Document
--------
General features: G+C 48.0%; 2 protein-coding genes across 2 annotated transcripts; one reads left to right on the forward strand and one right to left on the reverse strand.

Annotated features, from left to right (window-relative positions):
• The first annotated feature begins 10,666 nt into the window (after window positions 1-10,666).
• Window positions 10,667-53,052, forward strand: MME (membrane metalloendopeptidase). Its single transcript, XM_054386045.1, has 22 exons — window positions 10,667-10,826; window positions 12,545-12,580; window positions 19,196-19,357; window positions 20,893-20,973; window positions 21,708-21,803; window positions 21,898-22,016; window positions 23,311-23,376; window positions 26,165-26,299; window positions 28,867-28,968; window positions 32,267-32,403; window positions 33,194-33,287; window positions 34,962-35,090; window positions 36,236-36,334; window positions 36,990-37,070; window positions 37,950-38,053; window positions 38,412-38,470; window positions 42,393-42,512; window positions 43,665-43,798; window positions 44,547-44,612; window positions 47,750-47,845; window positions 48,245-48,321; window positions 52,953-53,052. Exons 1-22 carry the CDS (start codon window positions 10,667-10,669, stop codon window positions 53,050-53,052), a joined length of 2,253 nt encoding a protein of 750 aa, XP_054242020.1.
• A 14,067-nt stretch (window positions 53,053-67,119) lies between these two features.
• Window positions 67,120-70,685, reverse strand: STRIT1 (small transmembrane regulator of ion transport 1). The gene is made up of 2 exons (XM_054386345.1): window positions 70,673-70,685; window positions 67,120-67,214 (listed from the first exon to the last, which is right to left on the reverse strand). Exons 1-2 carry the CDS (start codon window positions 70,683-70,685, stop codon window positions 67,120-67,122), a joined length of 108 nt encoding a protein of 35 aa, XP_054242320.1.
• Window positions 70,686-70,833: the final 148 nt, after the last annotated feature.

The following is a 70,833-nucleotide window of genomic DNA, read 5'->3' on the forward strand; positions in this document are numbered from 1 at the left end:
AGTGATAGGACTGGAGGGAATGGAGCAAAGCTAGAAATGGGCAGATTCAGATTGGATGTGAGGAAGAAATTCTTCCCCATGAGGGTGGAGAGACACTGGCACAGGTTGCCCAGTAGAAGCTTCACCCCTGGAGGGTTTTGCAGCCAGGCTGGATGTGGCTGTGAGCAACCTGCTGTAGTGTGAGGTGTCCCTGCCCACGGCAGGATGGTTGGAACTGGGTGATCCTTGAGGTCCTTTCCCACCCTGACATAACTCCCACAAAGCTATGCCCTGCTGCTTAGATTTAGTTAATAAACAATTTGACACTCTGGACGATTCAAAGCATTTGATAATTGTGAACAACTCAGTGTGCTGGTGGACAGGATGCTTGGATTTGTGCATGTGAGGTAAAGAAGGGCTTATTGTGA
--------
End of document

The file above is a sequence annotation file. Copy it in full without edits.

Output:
General features: G+C 48.0%; 2 protein-coding genes across 2 annotated transcripts; one reads left to right on the forward strand and one right to left on the reverse strand.

Annotated features, from left to right (window-relative positions):
• The first annotated feature begins 10,666 nt into the window (after window positions 1-10,666).
• Window positions 10,667-53,052, forward strand: MME (membrane metalloendopeptidase). Its single transcript, XM_054386045.1, has 22 exons — window positions 10,667-10,826; window positions 12,545-12,580; window positions 19,196-19,357; window positions 20,893-20,973; window positions 21,708-21,803; window positions 21,898-22,016; window positions 23,311-23,376; window positions 26,165-26,299; window positions 28,867-28,968; window positions 32,267-32,403; window positions 33,194-33,287; window positions 34,962-35,090; window positions 36,236-36,334; window positions 36,990-37,070; window positions 37,950-38,053; window positions 38,412-38,470; window positions 42,393-42,512; window positions 43,665-43,798; window positions 44,547-44,612; window positions 47,750-47,845; window positions 48,245-48,321; window positions 52,953-53,052. Exons 1-22 carry the CDS (start codon window positions 10,667-10,669, stop codon window positions 53,050-53,052), a joined length of 2,253 nt encoding a protein of 750 aa, XP_054242020.1.
• A 14,067-nt stretch (window positions 53,053-67,119) lies between these two features.
• Window positions 67,120-70,685, reverse strand: STRIT1 (small transmembrane regulator of ion transport 1). The gene is made up of 2 exons (XM_054386345.1): window positions 70,673-70,685; window positions 67,120-67,214 (listed from the first exon to the last, which is right to left on the reverse strand). Exons 1-2 carry the CDS (start codon window positions 70,683-70,685, stop codon window positions 67,120-67,122), a joined length of 108 nt encoding a protein of 35 aa, XP_054242320.1.
• Window positions 70,686-70,833: the final 148 nt, after the last annotated feature.

The following is a 70,833-nucleotide window of genomic DNA, read 5'->3' on the forward strand; positions in this document are numbered from 1 at the left end:
AGTGATAGGACTGGAGGGAATGGAGCAAAGCTAGAAATGGGCAGATTCAGATTGGATGTGAGGAAGAAATTCTTCCCCATGAGGGTGGAGAGACACTGGCACAGGTTGCCCAGTAGAAGCTTCACCCCTGGAGGGTTTTGCAGCCAGGCTGGATGTGGCTGTGAGCAACCTGCTGTAGTGTGAGGTGTCCCTGCCCACGGCAGGATGGTTGGAACTGGGTGATCCTTGAGGTCCTTTCCCACCCTGACATAACTCCCACAAAGCTATGCCCTGCTGCTTAGATTTAGTTAATAAACAATTTGACACTCTGGACGATTCAAAGCATTTGATAATTGTGAACAACTCAGTGTGCTGGTGGACAGGATGCTTGGATTTGTGCATGTGAGGTAAAGAAGGGCTTATTGTGA